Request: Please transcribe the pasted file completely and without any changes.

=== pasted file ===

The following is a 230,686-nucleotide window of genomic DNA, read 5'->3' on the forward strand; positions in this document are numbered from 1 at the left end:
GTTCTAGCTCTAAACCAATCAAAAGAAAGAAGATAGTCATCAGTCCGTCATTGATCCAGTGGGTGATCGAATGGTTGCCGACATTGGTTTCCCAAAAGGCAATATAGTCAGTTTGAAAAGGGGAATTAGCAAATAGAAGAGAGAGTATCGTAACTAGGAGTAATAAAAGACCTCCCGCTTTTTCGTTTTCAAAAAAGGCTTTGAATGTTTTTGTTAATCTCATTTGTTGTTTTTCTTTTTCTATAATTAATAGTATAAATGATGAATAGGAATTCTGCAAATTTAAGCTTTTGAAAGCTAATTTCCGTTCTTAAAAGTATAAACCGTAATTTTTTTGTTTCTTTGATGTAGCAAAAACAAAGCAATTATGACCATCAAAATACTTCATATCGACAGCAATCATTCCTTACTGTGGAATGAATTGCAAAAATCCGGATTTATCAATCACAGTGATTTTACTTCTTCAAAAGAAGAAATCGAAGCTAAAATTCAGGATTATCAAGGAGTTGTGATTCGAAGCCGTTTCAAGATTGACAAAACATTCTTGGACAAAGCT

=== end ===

The following is a 230,686-nucleotide window of genomic DNA, read 5'->3' on the forward strand; positions in this document are numbered from 1 at the left end:
GTTCTAGCTCTAAACCAATCAAAAGAAAGAAGATAGTCATCAGTCCGTCATTGATCCAGTGGGTGATCGAATGGTTGCCGACATTGGTTTCCCAAAAGGCAATATAGTCAGTTTGAAAAGGGGAATTAGCAAATAGAAGAGAGAGTATCGTAACTAGGAGTAATAAAAGACCTCCCGCTTTTTCGTTTTCAAAAAAGGCTTTGAATGTTTTTGTTAATCTCATTTGTTGTTTTTCTTTTTCTATAATTAATAGTATAAATGATGAATAGGAATTCTGCAAATTTAAGCTTTTGAAAGCTAATTTCCGTTCTTAAAAGTATAAACCGTAATTTTTTTGTTTCTTTGATGTAGCAAAAACAAAGCAATTATGACCATCAAAATACTTCATATCGACAGCAATCATTCCTTACTGTGGAATGAATTGCAAAAATCCGGATTTATCAATCACAGTGATTTTACTTCTTCAAAAGAAGAAATCGAAGCTAAAATTCAGGATTATCAAGGAGTTGTGATTCGAAGCCGTTTCAAGATTGACAAAACATTCTTGGACAAAGCT